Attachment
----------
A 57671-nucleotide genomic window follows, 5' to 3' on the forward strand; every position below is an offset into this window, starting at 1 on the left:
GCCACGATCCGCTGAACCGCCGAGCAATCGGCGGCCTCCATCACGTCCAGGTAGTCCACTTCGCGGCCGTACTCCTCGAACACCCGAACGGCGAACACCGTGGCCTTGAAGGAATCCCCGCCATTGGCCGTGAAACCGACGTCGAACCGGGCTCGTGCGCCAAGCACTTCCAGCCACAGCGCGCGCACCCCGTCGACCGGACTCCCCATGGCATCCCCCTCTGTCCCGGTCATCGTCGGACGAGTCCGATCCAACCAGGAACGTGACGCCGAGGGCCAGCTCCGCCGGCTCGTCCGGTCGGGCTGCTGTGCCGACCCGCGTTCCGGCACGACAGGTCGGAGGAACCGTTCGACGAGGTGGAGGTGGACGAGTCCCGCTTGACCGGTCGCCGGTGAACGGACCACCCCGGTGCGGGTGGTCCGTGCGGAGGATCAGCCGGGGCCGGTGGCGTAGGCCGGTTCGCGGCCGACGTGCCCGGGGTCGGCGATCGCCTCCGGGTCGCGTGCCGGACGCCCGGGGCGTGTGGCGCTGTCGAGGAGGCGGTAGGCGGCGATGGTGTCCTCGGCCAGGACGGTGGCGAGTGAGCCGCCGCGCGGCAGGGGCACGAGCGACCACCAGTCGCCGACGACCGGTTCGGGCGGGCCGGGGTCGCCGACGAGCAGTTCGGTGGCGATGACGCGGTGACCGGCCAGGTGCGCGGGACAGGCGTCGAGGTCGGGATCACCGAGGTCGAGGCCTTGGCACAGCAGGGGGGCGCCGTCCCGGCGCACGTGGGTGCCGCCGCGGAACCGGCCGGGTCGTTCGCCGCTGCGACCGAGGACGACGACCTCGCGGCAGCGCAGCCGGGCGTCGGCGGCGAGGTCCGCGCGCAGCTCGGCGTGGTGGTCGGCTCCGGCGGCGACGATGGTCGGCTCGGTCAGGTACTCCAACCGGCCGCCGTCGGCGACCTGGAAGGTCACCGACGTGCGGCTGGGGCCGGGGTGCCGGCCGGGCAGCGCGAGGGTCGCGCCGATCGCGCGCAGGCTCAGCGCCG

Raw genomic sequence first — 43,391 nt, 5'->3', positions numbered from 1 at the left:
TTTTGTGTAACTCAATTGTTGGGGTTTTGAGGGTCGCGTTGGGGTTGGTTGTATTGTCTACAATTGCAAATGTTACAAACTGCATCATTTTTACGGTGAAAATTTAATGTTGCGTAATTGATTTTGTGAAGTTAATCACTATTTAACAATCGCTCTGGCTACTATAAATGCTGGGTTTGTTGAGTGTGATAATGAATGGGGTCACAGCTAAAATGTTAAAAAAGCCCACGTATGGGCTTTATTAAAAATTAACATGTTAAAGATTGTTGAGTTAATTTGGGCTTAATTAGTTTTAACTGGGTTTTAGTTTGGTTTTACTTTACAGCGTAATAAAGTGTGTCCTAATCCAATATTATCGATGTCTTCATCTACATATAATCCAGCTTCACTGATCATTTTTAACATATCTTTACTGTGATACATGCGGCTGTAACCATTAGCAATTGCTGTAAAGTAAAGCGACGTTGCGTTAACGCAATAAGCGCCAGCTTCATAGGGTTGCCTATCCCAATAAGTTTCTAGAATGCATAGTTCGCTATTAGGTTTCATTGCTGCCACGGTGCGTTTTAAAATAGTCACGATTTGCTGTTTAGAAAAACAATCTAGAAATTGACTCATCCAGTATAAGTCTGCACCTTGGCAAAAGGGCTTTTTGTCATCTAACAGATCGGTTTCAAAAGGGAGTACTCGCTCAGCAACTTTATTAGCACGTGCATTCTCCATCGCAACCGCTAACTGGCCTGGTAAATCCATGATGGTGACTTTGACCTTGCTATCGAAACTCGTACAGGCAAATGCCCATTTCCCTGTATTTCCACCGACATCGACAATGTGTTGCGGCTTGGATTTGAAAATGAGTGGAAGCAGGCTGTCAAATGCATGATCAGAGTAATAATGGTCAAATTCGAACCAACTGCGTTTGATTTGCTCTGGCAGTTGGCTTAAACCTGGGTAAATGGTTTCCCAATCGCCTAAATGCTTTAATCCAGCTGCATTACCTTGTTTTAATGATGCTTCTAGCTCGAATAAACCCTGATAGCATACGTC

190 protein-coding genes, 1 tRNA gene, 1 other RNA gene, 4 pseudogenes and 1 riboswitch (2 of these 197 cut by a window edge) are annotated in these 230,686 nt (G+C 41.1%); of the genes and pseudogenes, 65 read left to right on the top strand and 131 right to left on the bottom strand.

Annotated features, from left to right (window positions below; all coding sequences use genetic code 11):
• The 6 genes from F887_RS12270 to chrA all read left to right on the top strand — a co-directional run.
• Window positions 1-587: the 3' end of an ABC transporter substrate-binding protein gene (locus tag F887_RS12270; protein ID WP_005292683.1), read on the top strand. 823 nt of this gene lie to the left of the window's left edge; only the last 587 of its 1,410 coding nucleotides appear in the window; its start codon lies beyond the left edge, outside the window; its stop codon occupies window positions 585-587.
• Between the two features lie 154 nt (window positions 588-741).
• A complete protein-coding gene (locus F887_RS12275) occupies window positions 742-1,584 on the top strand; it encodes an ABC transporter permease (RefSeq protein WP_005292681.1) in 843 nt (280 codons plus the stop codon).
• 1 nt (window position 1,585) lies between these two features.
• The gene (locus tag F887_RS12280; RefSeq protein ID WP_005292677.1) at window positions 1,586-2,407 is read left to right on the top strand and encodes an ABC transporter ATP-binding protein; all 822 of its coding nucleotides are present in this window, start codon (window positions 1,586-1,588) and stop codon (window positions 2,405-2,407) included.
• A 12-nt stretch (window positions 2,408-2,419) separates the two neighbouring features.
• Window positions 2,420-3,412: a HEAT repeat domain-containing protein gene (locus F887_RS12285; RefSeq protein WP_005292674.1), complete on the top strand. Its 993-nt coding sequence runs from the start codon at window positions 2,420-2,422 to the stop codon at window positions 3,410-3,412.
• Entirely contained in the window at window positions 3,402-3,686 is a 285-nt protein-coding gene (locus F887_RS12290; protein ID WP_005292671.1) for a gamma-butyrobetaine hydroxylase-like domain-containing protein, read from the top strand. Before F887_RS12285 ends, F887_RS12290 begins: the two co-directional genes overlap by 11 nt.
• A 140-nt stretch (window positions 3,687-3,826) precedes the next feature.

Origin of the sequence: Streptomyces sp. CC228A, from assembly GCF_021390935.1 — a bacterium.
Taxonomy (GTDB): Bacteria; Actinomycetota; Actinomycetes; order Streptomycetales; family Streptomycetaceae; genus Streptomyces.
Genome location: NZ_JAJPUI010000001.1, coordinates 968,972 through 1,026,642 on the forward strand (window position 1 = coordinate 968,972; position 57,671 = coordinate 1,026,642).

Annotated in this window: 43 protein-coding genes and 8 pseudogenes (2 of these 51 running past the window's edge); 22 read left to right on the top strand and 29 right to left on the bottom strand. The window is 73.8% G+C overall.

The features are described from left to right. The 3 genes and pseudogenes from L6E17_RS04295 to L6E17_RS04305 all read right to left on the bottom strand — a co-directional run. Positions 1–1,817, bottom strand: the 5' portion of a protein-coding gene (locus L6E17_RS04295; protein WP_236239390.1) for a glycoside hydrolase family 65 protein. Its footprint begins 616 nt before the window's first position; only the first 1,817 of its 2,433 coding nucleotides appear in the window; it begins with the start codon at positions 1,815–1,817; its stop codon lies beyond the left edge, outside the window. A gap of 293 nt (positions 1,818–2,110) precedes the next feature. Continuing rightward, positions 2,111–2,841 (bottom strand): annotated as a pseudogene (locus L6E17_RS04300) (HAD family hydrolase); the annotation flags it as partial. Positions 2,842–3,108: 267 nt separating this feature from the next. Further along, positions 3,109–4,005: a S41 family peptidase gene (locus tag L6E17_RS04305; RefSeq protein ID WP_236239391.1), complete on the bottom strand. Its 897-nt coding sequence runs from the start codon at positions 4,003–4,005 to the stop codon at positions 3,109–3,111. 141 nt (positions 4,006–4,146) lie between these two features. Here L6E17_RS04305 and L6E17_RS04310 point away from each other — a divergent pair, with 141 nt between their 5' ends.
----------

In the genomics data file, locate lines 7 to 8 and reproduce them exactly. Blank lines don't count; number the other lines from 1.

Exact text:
• The 6 genes from F887_RS12270 to chrA all read left to right on the top strand — a co-directional run.
• Window positions 1-587: the 3' end of an ABC transporter substrate-binding protein gene (locus tag F887_RS12270; protein ID WP_005292683.1), read on the top strand. 823 nt of this gene lie to the left of the window's left edge; only the last 587 of its 1,410 coding nucleotides appear in the window; its start codon lies beyond the left edge, outside the window; its stop codon occupies window positions 585-587.